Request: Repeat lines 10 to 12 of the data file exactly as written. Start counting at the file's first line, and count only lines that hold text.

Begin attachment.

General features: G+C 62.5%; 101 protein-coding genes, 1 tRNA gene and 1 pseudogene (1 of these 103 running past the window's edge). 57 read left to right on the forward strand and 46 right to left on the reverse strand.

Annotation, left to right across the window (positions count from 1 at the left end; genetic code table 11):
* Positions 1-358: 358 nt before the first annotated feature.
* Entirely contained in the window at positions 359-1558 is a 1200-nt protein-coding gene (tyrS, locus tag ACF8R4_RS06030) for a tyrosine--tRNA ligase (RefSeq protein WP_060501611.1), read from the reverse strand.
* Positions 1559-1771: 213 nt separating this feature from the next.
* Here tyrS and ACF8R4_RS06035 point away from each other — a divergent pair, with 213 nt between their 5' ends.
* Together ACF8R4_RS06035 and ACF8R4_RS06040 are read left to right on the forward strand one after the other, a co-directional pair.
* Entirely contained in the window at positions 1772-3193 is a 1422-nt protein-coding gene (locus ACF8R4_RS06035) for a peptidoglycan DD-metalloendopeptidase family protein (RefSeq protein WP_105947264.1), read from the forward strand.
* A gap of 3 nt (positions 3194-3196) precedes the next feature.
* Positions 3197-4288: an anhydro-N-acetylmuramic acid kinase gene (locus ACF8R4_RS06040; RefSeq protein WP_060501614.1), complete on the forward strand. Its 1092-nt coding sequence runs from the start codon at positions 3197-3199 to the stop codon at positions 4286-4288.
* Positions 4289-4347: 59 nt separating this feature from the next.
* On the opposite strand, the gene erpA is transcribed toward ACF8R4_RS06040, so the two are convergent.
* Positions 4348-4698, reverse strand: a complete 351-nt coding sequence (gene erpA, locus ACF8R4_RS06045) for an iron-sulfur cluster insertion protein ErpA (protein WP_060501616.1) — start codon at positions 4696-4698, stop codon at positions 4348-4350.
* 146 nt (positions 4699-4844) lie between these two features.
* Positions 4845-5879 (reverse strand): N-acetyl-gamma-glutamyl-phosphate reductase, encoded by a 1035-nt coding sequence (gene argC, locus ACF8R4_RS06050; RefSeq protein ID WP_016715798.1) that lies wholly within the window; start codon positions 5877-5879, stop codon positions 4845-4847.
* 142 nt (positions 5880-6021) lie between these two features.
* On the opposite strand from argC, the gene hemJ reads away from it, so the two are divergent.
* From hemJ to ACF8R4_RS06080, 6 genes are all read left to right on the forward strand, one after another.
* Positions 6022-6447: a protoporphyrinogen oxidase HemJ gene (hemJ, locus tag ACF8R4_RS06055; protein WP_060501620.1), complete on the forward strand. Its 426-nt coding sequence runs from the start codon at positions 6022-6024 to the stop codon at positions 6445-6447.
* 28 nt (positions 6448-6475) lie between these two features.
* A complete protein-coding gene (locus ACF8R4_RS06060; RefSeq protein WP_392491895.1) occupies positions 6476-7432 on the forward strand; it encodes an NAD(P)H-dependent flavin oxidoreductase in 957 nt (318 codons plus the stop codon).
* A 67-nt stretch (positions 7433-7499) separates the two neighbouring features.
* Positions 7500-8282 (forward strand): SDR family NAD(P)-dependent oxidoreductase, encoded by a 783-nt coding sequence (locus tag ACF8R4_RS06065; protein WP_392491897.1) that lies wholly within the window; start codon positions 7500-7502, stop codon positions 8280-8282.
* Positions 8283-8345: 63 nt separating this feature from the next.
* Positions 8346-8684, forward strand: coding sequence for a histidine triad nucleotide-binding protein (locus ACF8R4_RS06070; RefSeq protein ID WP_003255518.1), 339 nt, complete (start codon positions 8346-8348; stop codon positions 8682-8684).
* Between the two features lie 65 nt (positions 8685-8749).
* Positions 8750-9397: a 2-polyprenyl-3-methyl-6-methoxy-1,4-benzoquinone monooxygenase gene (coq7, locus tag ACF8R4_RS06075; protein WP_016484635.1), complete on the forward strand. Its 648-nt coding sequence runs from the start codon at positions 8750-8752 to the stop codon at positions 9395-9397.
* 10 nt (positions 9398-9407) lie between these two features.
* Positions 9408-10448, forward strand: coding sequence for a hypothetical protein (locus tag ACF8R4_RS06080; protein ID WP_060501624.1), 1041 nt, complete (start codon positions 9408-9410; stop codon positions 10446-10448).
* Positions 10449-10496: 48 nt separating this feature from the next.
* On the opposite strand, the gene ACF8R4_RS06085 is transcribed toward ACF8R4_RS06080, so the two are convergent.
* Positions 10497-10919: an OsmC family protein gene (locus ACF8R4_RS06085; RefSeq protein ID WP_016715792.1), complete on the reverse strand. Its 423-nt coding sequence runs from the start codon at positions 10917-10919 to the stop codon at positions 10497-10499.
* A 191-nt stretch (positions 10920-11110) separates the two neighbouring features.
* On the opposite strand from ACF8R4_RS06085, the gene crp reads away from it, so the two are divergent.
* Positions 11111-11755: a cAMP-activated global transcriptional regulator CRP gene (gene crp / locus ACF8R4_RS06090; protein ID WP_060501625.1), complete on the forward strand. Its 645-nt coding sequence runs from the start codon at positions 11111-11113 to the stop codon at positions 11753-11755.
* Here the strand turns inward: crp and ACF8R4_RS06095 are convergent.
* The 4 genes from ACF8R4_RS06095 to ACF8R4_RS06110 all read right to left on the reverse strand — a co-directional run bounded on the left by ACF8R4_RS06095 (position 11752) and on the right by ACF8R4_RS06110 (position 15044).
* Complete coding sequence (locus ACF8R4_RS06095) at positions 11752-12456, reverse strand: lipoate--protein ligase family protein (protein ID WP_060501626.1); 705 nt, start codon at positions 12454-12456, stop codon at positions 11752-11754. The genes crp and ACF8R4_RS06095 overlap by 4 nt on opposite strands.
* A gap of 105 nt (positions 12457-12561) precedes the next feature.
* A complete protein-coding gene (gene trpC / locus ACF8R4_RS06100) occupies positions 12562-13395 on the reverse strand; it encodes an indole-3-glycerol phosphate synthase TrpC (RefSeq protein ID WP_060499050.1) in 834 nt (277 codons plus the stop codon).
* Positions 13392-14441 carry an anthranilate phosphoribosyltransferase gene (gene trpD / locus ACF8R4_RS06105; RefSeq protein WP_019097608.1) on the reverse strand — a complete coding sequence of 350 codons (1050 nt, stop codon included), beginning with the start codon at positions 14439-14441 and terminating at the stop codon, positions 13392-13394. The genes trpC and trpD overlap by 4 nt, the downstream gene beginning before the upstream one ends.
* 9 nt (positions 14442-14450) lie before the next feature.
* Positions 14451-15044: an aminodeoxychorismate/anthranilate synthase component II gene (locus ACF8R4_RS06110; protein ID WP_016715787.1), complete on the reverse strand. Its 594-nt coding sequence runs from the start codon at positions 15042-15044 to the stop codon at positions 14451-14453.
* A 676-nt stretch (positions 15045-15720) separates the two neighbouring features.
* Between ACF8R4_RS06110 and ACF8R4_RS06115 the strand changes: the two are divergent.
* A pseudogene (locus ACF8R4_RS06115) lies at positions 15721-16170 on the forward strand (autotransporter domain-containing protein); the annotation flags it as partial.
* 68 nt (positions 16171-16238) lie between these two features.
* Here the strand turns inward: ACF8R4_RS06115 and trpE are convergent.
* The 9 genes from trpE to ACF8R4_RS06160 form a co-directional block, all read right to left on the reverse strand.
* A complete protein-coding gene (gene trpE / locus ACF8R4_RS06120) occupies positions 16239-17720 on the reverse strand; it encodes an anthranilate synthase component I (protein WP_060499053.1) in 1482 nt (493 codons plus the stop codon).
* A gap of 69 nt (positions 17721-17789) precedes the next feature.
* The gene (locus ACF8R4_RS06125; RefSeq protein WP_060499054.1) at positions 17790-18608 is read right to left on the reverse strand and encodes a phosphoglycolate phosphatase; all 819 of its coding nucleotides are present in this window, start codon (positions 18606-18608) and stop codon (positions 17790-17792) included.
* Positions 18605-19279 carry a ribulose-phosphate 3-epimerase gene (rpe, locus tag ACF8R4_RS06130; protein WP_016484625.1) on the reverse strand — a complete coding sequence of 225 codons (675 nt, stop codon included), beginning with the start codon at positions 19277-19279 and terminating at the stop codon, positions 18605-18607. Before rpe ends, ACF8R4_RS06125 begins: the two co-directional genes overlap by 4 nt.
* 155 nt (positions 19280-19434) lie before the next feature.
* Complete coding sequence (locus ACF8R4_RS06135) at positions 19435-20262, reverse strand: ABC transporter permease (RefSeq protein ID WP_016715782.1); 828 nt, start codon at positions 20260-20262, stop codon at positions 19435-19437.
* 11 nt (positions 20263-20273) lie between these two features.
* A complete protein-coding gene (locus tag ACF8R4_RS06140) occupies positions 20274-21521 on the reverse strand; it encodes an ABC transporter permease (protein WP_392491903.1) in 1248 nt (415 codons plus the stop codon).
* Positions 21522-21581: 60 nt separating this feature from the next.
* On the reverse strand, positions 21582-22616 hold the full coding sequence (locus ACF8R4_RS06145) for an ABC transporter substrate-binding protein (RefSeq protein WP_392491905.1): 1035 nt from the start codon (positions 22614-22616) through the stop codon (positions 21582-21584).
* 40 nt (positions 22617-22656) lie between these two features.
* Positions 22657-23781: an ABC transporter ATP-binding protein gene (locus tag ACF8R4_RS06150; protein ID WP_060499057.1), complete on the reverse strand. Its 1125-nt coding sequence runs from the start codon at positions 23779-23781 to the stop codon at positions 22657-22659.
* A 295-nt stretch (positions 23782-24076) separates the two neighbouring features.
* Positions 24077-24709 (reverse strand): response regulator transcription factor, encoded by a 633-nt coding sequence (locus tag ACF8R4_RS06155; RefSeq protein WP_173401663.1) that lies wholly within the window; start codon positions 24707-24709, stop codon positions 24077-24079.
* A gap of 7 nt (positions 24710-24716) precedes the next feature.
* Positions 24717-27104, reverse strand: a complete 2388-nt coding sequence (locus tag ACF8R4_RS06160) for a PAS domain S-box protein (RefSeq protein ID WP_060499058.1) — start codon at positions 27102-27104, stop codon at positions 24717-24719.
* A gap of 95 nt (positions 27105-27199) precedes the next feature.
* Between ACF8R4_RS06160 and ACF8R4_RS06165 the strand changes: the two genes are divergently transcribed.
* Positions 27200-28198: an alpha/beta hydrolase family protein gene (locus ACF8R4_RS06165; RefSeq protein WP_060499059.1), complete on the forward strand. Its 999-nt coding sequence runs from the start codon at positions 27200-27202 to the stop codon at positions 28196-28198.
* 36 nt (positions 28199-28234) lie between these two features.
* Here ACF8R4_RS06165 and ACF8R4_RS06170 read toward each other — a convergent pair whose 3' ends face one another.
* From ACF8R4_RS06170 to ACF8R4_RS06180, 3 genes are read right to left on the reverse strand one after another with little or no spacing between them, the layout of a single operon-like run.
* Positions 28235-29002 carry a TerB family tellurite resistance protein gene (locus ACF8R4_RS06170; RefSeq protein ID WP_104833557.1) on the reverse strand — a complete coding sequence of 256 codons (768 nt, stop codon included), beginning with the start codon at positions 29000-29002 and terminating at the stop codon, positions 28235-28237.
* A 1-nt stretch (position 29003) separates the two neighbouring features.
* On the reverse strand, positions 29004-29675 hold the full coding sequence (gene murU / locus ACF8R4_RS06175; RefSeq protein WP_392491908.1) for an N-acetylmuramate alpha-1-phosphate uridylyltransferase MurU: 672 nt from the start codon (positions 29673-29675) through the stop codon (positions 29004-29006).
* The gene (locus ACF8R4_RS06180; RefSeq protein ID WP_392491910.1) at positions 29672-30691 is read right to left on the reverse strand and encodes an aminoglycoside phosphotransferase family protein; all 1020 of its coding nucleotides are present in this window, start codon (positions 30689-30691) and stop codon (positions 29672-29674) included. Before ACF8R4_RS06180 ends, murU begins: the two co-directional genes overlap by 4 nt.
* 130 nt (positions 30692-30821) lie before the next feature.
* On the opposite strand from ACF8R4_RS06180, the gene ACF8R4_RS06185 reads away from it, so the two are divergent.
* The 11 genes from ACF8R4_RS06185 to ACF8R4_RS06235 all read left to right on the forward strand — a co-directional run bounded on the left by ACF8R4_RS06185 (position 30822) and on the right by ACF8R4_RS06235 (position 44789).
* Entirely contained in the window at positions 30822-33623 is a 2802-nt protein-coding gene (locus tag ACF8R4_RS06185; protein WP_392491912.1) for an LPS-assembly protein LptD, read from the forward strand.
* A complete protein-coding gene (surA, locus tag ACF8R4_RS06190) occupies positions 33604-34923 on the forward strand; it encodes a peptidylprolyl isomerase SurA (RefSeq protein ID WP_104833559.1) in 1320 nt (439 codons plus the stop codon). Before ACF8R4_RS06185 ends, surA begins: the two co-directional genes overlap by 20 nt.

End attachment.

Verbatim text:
* Positions 3197-4288: an anhydro-N-acetylmuramic acid kinase gene (locus ACF8R4_RS06040; RefSeq protein WP_060501614.1), complete on the forward strand. Its 1092-nt coding sequence runs from the start codon at positions 3197-3199 to the stop codon at positions 4286-4288.
* Positions 4289-4347: 59 nt separating this feature from the next.
* On the opposite strand, the gene erpA is transcribed toward ACF8R4_RS06040, so the two are convergent.